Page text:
Creating a new user with the Command Line (Linux)
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Thread: Creating a new user with the Command Line (Linux)

  1. #1
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    Creating a new user with the Command Line (Linux)

    Hiya All,

    Just a quick tutorials on how to create a new user account for the command line in Linux.

    -> open the terminal
    -> su for root access
    -> type 'adduser [account name]' (without quotes)
    -> type passwd [account name] (again without quotes)
    -> type in your password twice when it prompts you.

  2. #2
    It's a gas!
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    Thats a very short and very basic tutorial and ive only started learning Linux, but i cant talk, i havent done a tut yet!

    r3b00+

  3. #3
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    ill try and expand on it if i can , neway the shorter the easier to understand

  4. #4
    Senior Member roswell1329's Avatar
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    unixjim -- Maybe you could include how to add a user to the system without using 'adduser' or 'useradd'? You could explain what each field in the passwd file means, and how to enter those things manually. You could talk about the skel files and where they come from, and you could talk about the group file, and how to edit that manually. Just some suggestions.
    /* You are not expected to understand this. */

  5. #5
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    god!!!

    too short to be called a tutorial !!!!
    lets add somthing to it
    ---------------------------------------------------------------------------------------------------------------
    User data and group information are traditionally stored in two files: /etc/passwd and /etc/group . The /etc/passwd file stores usernames, encrypted passwords, real names, and other user information. The /etc/group file stores group information and lists the groups of which the user is a member.


    There are several methods you can use to add a user. The first, and probably the most difficult, is to make an entry in the /etc/passwd file (and /etc/group , if necessary) for the new user. The passwd entry looks something like this:


    markk:0QLp0ZyXo.shE:500:500:Mark F. Komarinski:/home/markk:/bin/tcsh




    To enter a new user, simply add your own line. Replace the entire encrypted field with an asterisk ( * ) or some other character. Be sure the UID is unique. Now, create the home directory for the user you entered, copy files from /etc/skel to the home directory, and chown all the files in the home directory to the new user. Once the user exists, give the user a password by using the command as root:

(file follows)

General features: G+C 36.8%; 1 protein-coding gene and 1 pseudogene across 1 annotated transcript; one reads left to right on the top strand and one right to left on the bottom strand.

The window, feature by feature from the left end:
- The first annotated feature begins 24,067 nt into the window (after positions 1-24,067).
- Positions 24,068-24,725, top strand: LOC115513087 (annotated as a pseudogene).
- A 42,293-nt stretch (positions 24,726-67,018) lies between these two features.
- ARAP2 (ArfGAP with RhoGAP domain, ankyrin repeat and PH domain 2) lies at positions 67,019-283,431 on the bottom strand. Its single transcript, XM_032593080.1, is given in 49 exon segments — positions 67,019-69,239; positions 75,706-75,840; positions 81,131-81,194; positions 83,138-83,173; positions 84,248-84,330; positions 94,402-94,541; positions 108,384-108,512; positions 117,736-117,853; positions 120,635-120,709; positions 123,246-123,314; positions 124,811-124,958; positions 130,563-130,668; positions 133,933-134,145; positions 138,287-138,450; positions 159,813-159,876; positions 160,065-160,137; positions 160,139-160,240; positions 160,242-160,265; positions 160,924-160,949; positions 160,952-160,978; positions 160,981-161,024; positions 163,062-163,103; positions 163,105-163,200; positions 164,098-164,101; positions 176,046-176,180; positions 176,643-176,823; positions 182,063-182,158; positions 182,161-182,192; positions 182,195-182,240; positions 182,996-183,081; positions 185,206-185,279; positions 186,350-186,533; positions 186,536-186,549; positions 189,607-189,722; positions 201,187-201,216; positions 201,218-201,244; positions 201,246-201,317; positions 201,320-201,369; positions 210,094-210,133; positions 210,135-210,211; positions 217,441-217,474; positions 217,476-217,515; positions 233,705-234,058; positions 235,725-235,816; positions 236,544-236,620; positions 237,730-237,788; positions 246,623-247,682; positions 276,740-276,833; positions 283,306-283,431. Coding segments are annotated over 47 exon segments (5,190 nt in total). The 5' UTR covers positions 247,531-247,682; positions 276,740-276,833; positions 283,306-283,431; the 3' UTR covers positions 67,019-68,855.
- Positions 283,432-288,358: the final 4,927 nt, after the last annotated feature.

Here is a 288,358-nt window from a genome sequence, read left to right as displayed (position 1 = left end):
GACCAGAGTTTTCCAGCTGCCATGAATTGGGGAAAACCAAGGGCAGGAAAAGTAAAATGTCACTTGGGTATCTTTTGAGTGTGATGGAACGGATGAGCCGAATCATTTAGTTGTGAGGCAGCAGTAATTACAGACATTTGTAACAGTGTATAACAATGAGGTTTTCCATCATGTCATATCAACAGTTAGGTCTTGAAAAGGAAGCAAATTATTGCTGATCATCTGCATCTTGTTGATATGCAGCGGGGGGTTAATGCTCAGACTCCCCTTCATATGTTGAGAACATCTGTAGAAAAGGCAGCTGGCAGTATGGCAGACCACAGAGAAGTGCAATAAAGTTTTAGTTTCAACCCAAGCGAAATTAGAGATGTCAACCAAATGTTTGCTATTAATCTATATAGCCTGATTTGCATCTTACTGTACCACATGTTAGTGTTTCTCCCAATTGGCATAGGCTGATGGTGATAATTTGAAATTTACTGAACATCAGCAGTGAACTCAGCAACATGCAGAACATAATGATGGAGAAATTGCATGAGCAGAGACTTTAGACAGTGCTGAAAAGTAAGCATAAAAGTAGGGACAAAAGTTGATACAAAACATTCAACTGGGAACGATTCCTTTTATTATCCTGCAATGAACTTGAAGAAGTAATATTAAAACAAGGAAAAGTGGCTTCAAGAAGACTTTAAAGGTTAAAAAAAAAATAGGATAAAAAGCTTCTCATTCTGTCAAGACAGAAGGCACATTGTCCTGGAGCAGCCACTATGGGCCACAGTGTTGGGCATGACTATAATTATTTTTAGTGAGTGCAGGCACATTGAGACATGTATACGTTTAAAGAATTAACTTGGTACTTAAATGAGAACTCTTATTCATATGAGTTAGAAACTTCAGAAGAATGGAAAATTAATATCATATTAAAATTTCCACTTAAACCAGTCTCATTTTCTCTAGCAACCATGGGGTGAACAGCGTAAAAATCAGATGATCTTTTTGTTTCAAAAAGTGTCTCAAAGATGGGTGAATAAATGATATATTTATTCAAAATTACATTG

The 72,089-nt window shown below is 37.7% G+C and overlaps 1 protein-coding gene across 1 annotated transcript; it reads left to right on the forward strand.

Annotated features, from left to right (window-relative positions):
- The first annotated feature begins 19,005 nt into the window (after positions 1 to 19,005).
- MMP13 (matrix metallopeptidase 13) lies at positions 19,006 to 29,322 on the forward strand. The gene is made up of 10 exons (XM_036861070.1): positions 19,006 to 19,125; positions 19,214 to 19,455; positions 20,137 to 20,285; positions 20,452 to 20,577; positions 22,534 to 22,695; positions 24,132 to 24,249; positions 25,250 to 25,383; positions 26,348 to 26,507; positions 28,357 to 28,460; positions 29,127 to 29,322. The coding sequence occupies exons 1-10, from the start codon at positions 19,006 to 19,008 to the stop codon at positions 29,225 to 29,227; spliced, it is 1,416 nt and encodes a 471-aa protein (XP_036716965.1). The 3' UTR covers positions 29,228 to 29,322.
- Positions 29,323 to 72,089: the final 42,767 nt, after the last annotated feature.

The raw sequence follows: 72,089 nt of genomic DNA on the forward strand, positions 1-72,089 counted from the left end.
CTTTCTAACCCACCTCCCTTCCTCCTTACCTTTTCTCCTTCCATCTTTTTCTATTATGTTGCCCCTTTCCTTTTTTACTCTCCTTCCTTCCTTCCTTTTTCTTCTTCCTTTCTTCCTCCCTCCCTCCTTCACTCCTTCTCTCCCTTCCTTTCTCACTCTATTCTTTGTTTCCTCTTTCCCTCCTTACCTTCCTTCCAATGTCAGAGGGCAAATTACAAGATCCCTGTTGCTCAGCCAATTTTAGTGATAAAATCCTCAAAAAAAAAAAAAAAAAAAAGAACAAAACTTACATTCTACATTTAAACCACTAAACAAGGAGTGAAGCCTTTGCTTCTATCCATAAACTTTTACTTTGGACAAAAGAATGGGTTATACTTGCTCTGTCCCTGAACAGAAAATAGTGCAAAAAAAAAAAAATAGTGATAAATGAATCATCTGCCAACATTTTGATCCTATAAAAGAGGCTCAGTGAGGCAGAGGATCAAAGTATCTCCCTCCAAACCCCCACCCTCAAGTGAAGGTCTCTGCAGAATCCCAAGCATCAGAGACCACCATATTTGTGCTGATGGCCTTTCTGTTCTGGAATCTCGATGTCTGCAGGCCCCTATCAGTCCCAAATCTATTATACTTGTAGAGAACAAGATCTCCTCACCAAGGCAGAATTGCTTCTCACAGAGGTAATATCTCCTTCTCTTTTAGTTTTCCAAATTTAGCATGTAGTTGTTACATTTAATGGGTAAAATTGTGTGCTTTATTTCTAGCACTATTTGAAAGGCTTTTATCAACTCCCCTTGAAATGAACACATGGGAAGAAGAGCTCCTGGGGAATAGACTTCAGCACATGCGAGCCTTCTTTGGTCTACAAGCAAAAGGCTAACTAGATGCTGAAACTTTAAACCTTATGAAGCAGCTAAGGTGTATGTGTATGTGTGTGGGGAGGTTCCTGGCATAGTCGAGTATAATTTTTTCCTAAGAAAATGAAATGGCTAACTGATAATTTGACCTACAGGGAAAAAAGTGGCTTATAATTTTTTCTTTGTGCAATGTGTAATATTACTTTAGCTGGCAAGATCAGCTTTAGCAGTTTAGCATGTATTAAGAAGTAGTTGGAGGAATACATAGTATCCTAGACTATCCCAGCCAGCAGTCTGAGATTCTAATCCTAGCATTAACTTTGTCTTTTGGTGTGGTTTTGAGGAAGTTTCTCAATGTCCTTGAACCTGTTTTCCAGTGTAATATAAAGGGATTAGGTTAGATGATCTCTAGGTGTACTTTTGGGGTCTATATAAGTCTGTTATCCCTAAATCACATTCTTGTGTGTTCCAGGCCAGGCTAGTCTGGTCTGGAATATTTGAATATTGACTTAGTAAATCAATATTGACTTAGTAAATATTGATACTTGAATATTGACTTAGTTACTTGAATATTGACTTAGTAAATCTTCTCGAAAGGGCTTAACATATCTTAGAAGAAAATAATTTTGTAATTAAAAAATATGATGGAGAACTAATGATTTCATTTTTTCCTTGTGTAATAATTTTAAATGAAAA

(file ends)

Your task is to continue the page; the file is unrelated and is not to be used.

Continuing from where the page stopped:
passwd markk


    Assuming that markk is the UID you created, this will put a valid encrypted password in the passwd field, and the user can now log in. The first thing the new user should do is change his password.





  6. #6
    Senior Member tampabay420's Avatar
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    What form of encryption does nix use for the passwd's?
    Is it diff for each port?

    much_props::black_death&unixjim
    yeah, I\'m gonna need that by friday...

  7. #7
    Senior Member roswell1329's Avatar
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    Originally posted here by tampabay420
    What form of encryption does nix use for the passwd's?
    Is it diff for each port?

    much_props::black_death&unixjim
    Yup. In fact, each port generally will allow you to change the encryption level you want to use. Options that usually exist are:

    Standard DES
    Multiple iteration DES
    MD5

    Most Linux/BSD distros will also let you use a shadow file.

    shadow file n. -- A file located at /etc/shadow within several Linux/BSD distributions that contains the actual encrypted passwords for each user from the passwd file. The encrypted password in the passwd file (2nd entry on each line) is replaced with a single 'x' when a shadow file is being used. This is very helpful as the passwd file should be readable by everyone (only the password should be kept private). The shadow file then contains an entry for each user in the password file that consists of username:encrypted_password. Shadow files are usually kept at the highest permission level.
    /* You are not expected to understand this. */

  8. #8
    Senior Member tampabay420's Avatar
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    roswell1329::cool/thanx
    yeah, I\'m gonna need that by friday...

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